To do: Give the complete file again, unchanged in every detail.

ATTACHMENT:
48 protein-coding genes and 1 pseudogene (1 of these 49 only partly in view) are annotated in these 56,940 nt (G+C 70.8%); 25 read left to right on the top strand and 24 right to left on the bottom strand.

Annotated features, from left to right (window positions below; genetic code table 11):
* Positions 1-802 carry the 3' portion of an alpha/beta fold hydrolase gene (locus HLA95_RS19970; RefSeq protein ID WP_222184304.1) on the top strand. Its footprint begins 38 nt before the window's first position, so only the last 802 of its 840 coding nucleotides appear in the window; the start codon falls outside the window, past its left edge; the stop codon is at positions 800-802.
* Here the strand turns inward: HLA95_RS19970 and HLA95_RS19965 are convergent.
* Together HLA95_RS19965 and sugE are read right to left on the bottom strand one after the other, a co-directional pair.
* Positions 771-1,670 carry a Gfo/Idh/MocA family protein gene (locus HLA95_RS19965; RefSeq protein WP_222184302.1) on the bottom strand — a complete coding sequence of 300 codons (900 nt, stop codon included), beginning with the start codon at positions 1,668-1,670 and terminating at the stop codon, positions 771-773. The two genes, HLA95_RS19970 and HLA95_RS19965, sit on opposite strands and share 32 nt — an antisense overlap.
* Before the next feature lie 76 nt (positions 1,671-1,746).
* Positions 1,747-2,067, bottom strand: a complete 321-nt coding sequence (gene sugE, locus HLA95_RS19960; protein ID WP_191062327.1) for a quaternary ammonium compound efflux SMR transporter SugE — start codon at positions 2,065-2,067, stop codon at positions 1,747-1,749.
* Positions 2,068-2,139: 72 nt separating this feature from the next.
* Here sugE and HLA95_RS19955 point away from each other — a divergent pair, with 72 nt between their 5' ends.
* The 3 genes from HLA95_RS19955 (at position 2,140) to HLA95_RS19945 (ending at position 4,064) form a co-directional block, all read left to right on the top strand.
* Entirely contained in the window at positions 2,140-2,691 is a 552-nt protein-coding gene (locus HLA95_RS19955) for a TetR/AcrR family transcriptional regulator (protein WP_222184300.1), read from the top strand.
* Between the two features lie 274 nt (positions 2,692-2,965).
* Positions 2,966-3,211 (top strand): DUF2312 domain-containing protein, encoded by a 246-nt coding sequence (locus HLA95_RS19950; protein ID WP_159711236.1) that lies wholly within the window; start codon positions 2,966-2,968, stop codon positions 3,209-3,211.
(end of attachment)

48 protein-coding genes and 1 pseudogene (1 of these 49 only partly in view) are annotated in these 56,940 nt (G+C 70.8%); 25 read left to right on the top strand and 24 right to left on the bottom strand.

Annotated features, from left to right (window positions below; genetic code table 11):
* Positions 1-802 carry the 3' portion of an alpha/beta fold hydrolase gene (locus HLA95_RS19970; RefSeq protein ID WP_222184304.1) on the top strand. Its footprint begins 38 nt before the window's first position, so only the last 802 of its 840 coding nucleotides appear in the window; the start codon falls outside the window, past its left edge; the stop codon is at positions 800-802.
* Here the strand turns inward: HLA95_RS19970 and HLA95_RS19965 are convergent.
* Together HLA95_RS19965 and sugE are read right to left on the bottom strand one after the other, a co-directional pair.
* Positions 771-1,670 carry a Gfo/Idh/MocA family protein gene (locus HLA95_RS19965; RefSeq protein WP_222184302.1) on the bottom strand — a complete coding sequence of 300 codons (900 nt, stop codon included), beginning with the start codon at positions 1,668-1,670 and terminating at the stop codon, positions 771-773. The two genes, HLA95_RS19970 and HLA95_RS19965, sit on opposite strands and share 32 nt — an antisense overlap.
* Before the next feature lie 76 nt (positions 1,671-1,746).
* Positions 1,747-2,067, bottom strand: a complete 321-nt coding sequence (gene sugE, locus HLA95_RS19960; protein ID WP_191062327.1) for a quaternary ammonium compound efflux SMR transporter SugE — start codon at positions 2,065-2,067, stop codon at positions 1,747-1,749.
* Positions 2,068-2,139: 72 nt separating this feature from the next.
* Here sugE and HLA95_RS19955 point away from each other — a divergent pair, with 72 nt between their 5' ends.
* The 3 genes from HLA95_RS19955 (at position 2,140) to HLA95_RS19945 (ending at position 4,064) form a co-directional block, all read left to right on the top strand.
* Entirely contained in the window at positions 2,140-2,691 is a 552-nt protein-coding gene (locus HLA95_RS19955) for a TetR/AcrR family transcriptional regulator (protein WP_222184300.1), read from the top strand.
* Between the two features lie 274 nt (positions 2,692-2,965).
* Positions 2,966-3,211 (top strand): DUF2312 domain-containing protein, encoded by a 246-nt coding sequence (locus HLA95_RS19950; protein ID WP_159711236.1) that lies wholly within the window; start codon positions 2,966-2,968, stop codon positions 3,209-3,211.